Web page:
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Loigman v. Massachusetts Bay Insurance Co.

Decided: July 17, 1989.

LARRY S. LOIGMAN, PLAINTIFF-APPELLANT,
v.
MASSACHUSETTS BAY INSURANCE CO.; HANOVER INSURANCE COMPANIES, DEFENDANTS-RESPONDENTS



On appeal from the Superior Court of New Jersey, Law Division, Monmouth County.

King, Ashbey and Skillman. The opinion of the court was delivered by King, P.J.A.D.

King

[235 NJSuper Page 68] In this case the plaintiff seeks to recover an $8,500 sanction entered against him in Federal District Court under F.R.Civ.P. 11 from his homeowner's insurer under the "personal injury" feature of that liability policy. United States District Court Judge Anne Thompson entered the sanction after finding that an employment discrimination claim filed by the plaintiff was frivolous and vexatious. We conclude that the award against the plaintiff by the judge was an entirely punitive sanction and that our public policy precludes the plaintiff from recovering that sum from his liability insurer.

The plaintiff, Larry S. Loigman (Loigman), is an attorney licensed to practice law in New Jersey. In 1981 he applied for a position as a police officer in Middletown Township. He did not get the job. In 1982 he filed complaints with the New Jersey Division on Civil Rights (the Division) and the New Jersey Civil Service Commission (the Civil Service). He also filed a complaint with the Equal Employment Opportunity Commission (EEOC). The Civil Service complaint was dismissed on procedural grounds. In the Division, a five-day hearing before Administrative Law Judge Lavery resulted in a determination adverse to Loigman. The Director of the Division reviewed the matter and upheld the ruling in favor of Middletown Township. An appeal to this court from the Division was dismissed because Loigman did not obtain and file a transcript of the administrative hearing.

On January 28, 1987 Loigman filed a complaint in the United States District Court against Middletown Township (Middletown), its Township Committee, the Department of Personnel of the State of New Jersey, and Kerry Parker, Esquire (Parker). The suit alleged religious discrimination and sought damages, injunctive relief and attorney's fees. Loigman alleged that Parker, Middletown's attorney, had presented perjured testimony against him at the State-level administrative hearing. Federal Judge Thompson granted the defendants' motions for summary judgment and dismissed this action. Parker also sought and obtained sanctions under F.R.Civ.P. 11 amounting to $8,500.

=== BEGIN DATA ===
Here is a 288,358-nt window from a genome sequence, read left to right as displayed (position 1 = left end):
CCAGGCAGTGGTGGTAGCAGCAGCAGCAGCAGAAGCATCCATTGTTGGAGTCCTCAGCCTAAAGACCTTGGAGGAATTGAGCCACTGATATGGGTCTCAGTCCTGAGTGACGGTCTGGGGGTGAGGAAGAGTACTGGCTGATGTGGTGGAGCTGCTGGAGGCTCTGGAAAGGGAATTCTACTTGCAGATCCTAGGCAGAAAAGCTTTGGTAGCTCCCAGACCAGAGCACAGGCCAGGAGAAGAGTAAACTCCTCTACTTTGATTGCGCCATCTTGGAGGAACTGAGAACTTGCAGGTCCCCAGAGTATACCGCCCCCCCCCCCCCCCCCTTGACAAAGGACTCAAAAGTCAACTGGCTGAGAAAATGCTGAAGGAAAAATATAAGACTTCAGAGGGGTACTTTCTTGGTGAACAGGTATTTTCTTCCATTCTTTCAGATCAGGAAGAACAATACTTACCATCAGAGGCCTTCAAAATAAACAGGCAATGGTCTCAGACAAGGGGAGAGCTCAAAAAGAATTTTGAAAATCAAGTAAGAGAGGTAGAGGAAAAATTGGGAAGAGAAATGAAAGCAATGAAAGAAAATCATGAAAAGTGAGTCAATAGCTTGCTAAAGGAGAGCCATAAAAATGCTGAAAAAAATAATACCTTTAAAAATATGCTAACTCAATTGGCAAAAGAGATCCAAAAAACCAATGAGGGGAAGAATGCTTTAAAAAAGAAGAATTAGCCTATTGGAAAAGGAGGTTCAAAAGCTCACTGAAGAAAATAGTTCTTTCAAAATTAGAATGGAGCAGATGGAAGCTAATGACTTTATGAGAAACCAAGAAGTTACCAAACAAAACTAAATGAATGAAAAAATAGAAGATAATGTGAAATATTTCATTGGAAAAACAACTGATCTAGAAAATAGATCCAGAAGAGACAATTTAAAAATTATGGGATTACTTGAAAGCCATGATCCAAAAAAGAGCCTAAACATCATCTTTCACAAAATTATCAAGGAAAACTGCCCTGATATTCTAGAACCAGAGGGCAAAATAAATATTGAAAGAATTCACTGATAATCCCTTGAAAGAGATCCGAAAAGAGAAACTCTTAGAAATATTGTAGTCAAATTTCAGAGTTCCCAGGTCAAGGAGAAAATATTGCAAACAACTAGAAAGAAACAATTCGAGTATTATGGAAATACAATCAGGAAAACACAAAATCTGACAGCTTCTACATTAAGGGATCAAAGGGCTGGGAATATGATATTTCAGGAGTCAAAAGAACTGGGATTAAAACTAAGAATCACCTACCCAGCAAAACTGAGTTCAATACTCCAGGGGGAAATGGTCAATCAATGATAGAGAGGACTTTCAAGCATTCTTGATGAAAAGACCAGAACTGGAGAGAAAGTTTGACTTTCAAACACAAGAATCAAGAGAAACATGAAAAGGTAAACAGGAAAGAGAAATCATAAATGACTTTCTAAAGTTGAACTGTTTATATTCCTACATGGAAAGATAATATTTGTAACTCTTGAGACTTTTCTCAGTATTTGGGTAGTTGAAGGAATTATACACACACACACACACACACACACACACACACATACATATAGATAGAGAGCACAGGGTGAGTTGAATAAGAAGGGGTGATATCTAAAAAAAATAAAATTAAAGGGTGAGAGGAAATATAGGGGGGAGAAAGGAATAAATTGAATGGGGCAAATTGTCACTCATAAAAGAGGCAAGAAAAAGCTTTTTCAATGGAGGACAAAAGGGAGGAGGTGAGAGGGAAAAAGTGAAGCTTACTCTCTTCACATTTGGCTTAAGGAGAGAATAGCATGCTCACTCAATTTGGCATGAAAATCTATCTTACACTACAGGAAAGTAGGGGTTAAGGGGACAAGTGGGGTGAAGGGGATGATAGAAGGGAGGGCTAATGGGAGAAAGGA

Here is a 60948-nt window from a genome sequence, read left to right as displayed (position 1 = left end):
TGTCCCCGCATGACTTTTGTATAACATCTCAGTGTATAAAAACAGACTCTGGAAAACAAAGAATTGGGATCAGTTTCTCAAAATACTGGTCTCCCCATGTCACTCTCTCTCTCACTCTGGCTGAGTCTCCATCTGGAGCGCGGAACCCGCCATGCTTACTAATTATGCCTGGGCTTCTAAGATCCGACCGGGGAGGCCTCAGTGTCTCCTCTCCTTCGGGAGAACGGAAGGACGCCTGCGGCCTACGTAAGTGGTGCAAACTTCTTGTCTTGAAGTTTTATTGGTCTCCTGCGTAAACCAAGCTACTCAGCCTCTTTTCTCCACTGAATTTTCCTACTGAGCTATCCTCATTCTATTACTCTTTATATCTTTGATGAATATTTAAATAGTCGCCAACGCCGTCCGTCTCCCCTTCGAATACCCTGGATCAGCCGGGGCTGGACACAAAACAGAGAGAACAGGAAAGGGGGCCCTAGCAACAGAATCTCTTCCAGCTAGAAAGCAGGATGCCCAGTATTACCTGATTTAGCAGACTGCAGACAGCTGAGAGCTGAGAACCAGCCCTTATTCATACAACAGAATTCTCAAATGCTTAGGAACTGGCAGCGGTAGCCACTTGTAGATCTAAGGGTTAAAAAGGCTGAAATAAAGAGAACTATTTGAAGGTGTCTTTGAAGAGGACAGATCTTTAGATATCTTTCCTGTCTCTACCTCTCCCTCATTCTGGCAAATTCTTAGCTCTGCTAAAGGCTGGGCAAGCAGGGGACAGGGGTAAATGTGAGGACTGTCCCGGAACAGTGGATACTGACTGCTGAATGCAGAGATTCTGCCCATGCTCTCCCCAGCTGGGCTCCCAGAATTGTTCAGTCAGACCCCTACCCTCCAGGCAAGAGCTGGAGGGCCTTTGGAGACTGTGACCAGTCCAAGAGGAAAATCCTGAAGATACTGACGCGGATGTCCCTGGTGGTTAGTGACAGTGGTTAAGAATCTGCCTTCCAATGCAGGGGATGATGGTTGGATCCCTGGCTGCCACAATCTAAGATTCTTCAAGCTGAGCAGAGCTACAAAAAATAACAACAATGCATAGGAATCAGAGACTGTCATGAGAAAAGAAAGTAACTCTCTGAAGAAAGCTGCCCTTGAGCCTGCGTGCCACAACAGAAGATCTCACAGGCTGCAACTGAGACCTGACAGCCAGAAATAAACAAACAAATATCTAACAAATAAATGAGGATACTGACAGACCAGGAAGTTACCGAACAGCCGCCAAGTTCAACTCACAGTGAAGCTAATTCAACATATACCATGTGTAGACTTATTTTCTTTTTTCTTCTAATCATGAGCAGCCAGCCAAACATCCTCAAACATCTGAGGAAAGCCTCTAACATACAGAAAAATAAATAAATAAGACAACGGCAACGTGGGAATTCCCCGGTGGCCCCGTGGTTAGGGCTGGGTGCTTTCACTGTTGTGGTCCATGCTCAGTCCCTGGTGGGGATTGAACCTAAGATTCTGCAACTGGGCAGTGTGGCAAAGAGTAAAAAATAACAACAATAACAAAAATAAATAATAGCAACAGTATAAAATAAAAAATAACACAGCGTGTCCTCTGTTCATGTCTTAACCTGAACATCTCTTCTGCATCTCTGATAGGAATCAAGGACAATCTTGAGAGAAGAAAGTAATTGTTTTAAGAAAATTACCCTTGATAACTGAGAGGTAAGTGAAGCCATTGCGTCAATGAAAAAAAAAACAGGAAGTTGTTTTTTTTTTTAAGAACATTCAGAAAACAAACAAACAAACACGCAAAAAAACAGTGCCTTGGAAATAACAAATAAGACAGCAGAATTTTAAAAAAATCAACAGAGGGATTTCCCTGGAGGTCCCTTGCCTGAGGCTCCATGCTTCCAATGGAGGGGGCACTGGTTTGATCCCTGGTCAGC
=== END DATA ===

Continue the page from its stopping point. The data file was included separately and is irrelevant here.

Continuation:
Loigman forwarded the Rule 11 application to The Hanover Insurance Companies (Hanover), the defendants here, and requested a defense. Hanover declined coverage under the comprehensive personal liability feature of his homeowner's policy. Loigman then unsuccessfully opposed the Rule 11 application himself.

The homeowner's insurance policy upon which Loigman sought coverage in relevant part under "Coverage E -- Personal

Liability," in addition to the standard insuring agreement, provided:

For an additional premium,*fn1 under Coverage E -- Personal Liability, the definition bodily injury is amended to include personal injury.

"Personal injury" means injury arising out of one of more of the following offenses:

1. false arrest, detention or imprisonment, or malicious prosecution;

2. libel, slander or defamation of character; or

3. invasion of privacy, wrongful eviction or ...


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